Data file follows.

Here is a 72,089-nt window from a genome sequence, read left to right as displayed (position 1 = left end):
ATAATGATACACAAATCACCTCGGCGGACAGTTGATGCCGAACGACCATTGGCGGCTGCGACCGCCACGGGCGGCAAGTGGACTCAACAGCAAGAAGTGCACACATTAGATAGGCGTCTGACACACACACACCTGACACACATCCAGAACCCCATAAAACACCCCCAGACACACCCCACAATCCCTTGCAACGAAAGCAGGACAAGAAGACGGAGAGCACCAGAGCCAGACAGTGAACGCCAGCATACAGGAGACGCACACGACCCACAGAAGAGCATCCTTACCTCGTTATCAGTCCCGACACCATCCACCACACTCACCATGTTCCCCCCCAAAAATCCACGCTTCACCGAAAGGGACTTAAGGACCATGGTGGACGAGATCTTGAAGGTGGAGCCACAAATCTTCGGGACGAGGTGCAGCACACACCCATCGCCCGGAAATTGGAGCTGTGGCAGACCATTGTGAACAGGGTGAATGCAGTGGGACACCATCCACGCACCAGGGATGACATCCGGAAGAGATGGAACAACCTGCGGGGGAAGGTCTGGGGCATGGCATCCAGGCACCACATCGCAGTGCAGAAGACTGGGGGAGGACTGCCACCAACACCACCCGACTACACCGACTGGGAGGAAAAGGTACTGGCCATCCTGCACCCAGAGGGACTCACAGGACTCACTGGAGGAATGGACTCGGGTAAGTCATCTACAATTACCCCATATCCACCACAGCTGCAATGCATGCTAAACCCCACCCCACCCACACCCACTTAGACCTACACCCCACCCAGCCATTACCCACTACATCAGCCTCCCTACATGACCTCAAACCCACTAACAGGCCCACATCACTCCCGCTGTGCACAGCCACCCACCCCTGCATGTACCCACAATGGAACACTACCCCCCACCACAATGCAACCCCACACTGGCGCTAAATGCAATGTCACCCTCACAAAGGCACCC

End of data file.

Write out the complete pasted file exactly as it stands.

Here is a 72,089-nt window from a genome sequence, read left to right as displayed (position 1 = left end):
ATAATGATACACAAATCACCTCGGCGGACAGTTGATGCCGAACGACCATTGGCGGCTGCGACCGCCACGGGCGGCAAGTGGACTCAACAGCAAGAAGTGCACACATTAGATAGGCGTCTGACACACACACACCTGACACACATCCAGAACCCCATAAAACACCCCCAGACACACCCCACAATCCCTTGCAACGAAAGCAGGACAAGAAGACGGAGAGCACCAGAGCCAGACAGTGAACGCCAGCATACAGGAGACGCACACGACCCACAGAAGAGCATCCTTACCTCGTTATCAGTCCCGACACCATCCACCACACTCACCATGTTCCCCCCCAAAAATCCACGCTTCACCGAAAGGGACTTAAGGACCATGGTGGACGAGATCTTGAAGGTGGAGCCACAAATCTTCGGGACGAGGTGCAGCACACACCCATCGCCCGGAAATTGGAGCTGTGGCAGACCATTGTGAACAGGGTGAATGCAGTGGGACACCATCCACGCACCAGGGATGACATCCGGAAGAGATGGAACAACCTGCGGGGGAAGGTCTGGGGCATGGCATCCAGGCACCACATCGCAGTGCAGAAGACTGGGGGAGGACTGCCACCAACACCACCCGACTACACCGACTGGGAGGAAAAGGTACTGGCCATCCTGCACCCAGAGGGACTCACAGGACTCACTGGAGGAATGGACTCGGGTAAGTCATCTACAATTACCCCATATCCACCACAGCTGCAATGCATGCTAAACCCCACCCCACCCACACCCACTTAGACCTACACCCCACCCAGCCATTACCCACTACATCAGCCTCCCTACATGACCTCAAACCCACTAACAGGCCCACATCACTCCCGCTGTGCACAGCCACCCACCCCTGCATGTACCCACAATGGAACACTACCCCCCACCACAATGCAACCCCACACTGGCGCTAAATGCAATGTCACCCTCACAAAGGCACCC